a finding of “disabled” was warranted.
The second ALJ appropriately considered the NHAAU’s APTD
evaluation, but ultimately concluded that the decision was
entitled to “little weight,” based predominantly on two reasons.
First, he found that the decision largely relied upon
the opinions of Ms. Perrino and Dr. Marsh.
that because he found those opinions unpersuasive, for the
reasons previously discussed, he similarly found that the APTD
evaluation should be entitled to the same limited weight
assigned to those opinions.
Second, he found that the
“supporting records before the state decision maker(s) [were]
not the complete record before [him].”
referenced the testimony of a vocational consultant that
appeared before the NHAAU, who had opined that given the
Nichols’s RFC as determined in that case, “there would be no
jobs for someone with only moderate limitation in dealing with
the general public.”
He noted that that opinion was not
part of the record before him and was not consistent with the
testimony of the vocational expert that testified before the
Finally, he noted that under federal
regulations, a “moderate” mental impairment is defined as “more
than [a] slight impairment but still able to function
He concluded that a moderate limitation
in “dealing with the public, does not affect more than
marginally the ability to perform unskilled work or simple
The record supports those conclusions.
Because I find that
the second ALJ adequately explained the different standards and
processes involved with the award of disabilities by different
agencies, and sufficiently explained his rationale in assigning
“little weight” to the NHAAU’s APTD evaluation, I conclude that
his decision is supported by substantial evidence.
VE Hypothetical & Materiality of Substance Abuse
Nichols’s third argument is that the second ALJ erred in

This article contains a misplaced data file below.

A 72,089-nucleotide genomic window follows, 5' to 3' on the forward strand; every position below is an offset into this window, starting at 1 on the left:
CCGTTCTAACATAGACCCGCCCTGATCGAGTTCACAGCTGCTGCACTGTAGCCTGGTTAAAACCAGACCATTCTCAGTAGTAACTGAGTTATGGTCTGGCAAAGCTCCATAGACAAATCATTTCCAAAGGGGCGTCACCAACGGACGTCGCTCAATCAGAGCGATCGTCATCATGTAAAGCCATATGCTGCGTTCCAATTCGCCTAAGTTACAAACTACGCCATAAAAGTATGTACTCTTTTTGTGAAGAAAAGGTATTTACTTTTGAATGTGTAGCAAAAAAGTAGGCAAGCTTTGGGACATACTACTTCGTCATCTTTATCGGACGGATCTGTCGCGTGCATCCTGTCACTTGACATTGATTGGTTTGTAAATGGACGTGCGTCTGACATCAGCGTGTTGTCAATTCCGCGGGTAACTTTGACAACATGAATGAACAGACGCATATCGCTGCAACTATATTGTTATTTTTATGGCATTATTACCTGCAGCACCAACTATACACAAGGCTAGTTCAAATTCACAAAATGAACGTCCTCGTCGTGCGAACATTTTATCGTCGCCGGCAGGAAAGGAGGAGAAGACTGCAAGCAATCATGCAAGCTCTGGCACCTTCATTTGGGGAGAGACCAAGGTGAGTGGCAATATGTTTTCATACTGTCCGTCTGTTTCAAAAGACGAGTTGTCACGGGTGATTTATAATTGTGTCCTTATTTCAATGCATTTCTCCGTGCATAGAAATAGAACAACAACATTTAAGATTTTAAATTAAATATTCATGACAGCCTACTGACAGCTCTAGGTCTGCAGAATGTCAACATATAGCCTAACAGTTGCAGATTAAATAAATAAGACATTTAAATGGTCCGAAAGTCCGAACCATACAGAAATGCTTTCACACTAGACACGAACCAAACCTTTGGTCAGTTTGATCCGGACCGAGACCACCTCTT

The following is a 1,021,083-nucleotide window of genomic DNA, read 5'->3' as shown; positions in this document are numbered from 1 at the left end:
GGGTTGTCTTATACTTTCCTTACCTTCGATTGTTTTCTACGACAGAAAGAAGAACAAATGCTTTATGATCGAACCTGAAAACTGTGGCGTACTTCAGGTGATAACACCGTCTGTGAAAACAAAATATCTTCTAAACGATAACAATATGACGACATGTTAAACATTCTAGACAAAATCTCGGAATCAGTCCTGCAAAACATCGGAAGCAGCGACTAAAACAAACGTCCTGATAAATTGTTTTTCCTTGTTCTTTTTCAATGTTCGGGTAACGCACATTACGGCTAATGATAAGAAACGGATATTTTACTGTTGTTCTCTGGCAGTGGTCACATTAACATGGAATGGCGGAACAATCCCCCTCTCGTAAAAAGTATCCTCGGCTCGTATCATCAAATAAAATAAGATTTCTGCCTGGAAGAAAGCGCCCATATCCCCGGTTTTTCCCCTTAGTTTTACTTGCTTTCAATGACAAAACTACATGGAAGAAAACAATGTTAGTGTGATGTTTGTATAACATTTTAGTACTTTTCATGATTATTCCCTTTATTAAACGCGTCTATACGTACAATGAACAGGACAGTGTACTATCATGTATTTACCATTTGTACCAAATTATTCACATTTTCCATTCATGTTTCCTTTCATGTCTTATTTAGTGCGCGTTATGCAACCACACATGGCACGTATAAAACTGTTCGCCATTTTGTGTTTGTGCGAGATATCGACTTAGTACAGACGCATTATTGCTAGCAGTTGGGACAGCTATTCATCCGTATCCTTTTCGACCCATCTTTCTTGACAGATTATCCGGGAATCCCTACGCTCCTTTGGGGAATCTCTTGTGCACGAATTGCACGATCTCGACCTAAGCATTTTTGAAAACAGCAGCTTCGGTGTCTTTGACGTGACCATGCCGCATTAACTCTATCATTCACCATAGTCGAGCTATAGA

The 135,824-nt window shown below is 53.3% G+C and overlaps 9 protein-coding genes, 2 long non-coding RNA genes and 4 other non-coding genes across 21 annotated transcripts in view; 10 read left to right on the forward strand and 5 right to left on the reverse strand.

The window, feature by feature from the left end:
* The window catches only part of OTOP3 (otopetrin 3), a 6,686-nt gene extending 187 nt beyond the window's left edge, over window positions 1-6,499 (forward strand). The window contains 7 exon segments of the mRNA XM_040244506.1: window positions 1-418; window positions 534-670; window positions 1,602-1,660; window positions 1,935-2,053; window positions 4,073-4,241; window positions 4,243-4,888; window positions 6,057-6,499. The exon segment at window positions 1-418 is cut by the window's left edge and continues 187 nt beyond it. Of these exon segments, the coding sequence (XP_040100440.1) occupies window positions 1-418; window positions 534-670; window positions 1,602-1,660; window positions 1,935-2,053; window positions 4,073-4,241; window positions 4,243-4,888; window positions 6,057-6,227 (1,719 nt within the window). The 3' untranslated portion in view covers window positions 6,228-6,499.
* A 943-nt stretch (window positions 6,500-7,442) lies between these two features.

relying upon the vocational expert’s testimony (“VE”) at step
five because it was based on a “defective hypothetical” that did
not adequately account for Nichols’s mental impairments.
No. 8-1 at 12.
He also appears to argue that the second ALJ
ignored the portion of the VE’s testimony that considered the
“marked limitations” identified by Ms. Perrino and Dr. Marsh.
reject both arguments.
An ALJ can rely on the opinion of a VE to determine whether
a claimant is disabled only if the VE’s opinion is based on a
hypothetical question that “accurately portray[s] [the]
claimant’s physical and mental impairments.”
Ealy v. Comm’r of
Social Sec., 594 F.3d 504, 516 (6th Cir. 2010); see Rose v.
Shalala, 34 F.3d 13, 19 (1st Cir. 1994); Arocho v. Sec’y of
Health & Human Servs., 670 F.2d 374, 375 (1st Cir. 1982) (“[I]n
order for a vocational expert’s answer to a hypothetical
question to be relevant, the inputs into that hypothetical must
correspond to the conclusions that are supported by the outputs
from the medical authorities.”).
Thus, if the premises
underlying the hypothetical are supported by substantial
evidence, so too is the ALJ’s reliance on the VE’s answer.
Mendez v. Sec’y of Health & Human Servs., 48 F.3d 1211 (Table),
1995 WL 94925, at *2 (1st Cir. 1995); Perez v. Sec’y of Health &
Human Servs., 958 F.2d 445, 447 (1st Cir. 1991).
Here, the second ALJ posed two hypotheticals to the VE.
Both inquired into the availability of any jobs for a
hypothetical person with the same age, education, work history,
and physical RFC as Nichols.
They only differed
with respect to the non-exertional limitations contemplated in
the two hypothetical persons’ mental RFCs.
hypothetical person possessed the same mental RFC as that found
by the second ALJ at step four, 10 whereas the second hypothetical
“add[ed]” all of the “marked limitations” found with respect to
the specific activities identified by Ms. Perrino and Dr. Marsh
in the August 2012 RFC.
In response to the first
hypothetical, the VE opined that such a person could perform a
number of light-exertional jobs available in both the local and
national economies, such as product assembler, merchandise
marker, and housekeeper.
In response to the second